Spud appeal grows in China (+recipes)

By Jan Bilton -
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Steamed Pearl balls.
Steamed Pearl balls.

I have just returned from three-week stint in China and although I went to experience the history and culture, and enjoy the stunning scenery, I was also keen to discover if there had been any distinct changes to the cuisine.

More than 20 years ago I attended two Chinese cooking schools in Hong Kong. The hands-on involvement enhanced my culinary understanding and also influenced my cooking over the years.

In those days, the classes did not use potato. But now, just as Asian flavours have fused into our cooking, Western potatoes feature on Chinese menus. Potatoes were served julienned in stews and we also enjoyed them sauteed in chunks and, of course, there were the chips, an obvious influence of the international fast food chains now established in the major cities. (McDonald's has opened 249 stores in China this year alone.)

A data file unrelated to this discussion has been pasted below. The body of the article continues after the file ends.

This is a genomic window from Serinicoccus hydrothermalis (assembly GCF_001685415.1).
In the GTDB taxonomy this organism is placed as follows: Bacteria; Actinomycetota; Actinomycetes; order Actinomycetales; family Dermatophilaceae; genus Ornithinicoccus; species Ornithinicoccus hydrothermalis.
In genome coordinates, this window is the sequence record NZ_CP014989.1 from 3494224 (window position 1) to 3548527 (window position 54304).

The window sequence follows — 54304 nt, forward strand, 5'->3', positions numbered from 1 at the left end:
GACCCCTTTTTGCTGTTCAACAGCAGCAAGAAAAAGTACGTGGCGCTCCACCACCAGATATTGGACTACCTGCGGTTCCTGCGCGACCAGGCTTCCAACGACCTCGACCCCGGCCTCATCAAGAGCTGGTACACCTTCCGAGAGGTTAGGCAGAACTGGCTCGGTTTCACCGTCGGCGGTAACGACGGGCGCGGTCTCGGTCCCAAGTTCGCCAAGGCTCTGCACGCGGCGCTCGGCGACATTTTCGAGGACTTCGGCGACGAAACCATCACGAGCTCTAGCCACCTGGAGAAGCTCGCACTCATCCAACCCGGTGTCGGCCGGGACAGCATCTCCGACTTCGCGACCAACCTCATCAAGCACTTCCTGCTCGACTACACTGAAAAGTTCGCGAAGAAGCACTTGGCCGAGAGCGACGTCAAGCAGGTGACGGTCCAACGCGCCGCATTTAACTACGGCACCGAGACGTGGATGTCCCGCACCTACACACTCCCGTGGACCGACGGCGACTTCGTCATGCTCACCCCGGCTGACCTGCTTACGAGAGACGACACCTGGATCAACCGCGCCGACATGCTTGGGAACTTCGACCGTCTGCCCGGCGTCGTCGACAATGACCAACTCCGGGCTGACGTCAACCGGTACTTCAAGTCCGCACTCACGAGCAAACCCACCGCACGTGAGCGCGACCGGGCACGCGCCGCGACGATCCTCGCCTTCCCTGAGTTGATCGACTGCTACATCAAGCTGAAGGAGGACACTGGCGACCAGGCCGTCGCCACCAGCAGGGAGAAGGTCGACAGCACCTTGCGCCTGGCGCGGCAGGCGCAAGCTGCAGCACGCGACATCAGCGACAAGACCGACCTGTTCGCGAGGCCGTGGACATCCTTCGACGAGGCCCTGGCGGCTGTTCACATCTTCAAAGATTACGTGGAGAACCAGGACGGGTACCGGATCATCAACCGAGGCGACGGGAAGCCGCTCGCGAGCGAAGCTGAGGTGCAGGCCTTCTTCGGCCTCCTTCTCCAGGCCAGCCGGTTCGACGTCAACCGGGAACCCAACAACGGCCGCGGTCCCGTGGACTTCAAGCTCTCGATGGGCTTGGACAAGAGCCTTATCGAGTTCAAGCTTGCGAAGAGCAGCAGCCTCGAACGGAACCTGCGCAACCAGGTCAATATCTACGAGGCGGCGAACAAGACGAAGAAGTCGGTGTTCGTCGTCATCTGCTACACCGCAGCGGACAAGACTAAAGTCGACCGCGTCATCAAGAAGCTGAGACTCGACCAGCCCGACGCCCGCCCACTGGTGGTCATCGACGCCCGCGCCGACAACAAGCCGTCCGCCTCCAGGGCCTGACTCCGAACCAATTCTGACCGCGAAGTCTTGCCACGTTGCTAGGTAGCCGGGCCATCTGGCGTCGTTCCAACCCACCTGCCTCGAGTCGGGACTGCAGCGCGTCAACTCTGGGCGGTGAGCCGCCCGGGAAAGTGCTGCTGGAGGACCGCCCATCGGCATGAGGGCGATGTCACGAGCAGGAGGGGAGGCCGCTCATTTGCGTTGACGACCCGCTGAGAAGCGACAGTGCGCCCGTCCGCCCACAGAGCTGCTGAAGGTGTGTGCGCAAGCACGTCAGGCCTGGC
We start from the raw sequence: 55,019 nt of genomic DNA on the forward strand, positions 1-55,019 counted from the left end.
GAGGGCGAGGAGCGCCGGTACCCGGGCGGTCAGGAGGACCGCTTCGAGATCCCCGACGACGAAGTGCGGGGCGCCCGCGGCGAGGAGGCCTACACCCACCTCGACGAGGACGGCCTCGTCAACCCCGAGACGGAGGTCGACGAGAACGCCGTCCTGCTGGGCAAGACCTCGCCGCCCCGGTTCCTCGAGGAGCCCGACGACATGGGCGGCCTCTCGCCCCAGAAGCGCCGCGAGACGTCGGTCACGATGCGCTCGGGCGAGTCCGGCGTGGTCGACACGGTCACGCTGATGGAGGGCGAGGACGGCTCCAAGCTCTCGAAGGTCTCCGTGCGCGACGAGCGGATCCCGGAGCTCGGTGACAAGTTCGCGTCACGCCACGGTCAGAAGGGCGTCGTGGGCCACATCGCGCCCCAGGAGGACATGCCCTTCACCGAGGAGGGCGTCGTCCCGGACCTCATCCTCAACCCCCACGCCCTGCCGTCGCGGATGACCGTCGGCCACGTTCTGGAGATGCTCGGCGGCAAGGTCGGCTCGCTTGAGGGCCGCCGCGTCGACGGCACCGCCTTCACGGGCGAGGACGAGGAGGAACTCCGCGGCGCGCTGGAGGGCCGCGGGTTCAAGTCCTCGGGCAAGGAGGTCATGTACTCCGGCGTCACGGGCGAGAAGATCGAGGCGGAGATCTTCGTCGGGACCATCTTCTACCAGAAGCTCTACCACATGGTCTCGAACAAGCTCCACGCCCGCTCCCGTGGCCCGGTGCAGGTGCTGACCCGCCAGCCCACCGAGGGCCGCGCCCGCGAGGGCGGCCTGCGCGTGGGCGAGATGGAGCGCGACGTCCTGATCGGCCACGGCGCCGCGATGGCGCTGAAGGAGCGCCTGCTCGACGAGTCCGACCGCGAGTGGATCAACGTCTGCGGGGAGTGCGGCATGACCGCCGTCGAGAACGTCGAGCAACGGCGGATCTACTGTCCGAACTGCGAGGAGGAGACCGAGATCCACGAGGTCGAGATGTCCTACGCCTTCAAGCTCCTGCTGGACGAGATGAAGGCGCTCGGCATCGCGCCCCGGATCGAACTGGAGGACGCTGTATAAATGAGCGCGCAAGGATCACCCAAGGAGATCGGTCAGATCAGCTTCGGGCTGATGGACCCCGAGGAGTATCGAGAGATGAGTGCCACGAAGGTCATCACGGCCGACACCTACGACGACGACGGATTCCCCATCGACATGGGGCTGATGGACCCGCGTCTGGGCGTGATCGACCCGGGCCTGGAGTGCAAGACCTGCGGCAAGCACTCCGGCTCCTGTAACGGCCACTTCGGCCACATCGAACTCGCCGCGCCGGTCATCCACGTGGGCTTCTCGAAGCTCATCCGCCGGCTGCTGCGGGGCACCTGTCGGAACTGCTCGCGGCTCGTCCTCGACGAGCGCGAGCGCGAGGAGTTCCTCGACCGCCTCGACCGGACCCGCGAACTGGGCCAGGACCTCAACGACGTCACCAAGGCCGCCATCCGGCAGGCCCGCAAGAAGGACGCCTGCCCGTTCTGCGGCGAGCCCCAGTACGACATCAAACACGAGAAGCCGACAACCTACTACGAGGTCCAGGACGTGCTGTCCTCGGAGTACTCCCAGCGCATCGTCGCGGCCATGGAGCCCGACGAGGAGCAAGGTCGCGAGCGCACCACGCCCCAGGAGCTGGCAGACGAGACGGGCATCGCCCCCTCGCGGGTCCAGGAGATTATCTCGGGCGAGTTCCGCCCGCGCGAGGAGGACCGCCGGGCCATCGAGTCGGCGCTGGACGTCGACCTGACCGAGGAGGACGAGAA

One of the most unusual dishes - Matang - was sweet potato (kumara) that had been cut into chunks, deep-fried then tossed in toffee. It was served during the meal with the usual 10 to 12 dishes packed on to the lazy Susan in the centre of the table.

Matang is a popular street food in winter.

I've perfected the recipe (see following) but if you would like to try a lower-calorie version, steam the kumara chunks until just tender and pat dry before caramelising.

Travelling the country, I was surprised to see paddy fields glowing with bright yellow rapeseed flowers.

Pressed rapeseed produces canola oil and this, our guide swore, is the best oil for Chinese cooking.

Multi-cropping is just one of the incentives the Chinese Government has promoted to encourage farmers back to their fields to improve self-sufficiency. That, and building farm houses for their families.

It was pomegranate season and I was amazed at the thousands of trees around the Xian area laden with fruit, each pomegranate (also called Chinese apple) wrapped in cloth-like paper to protect it from the birds.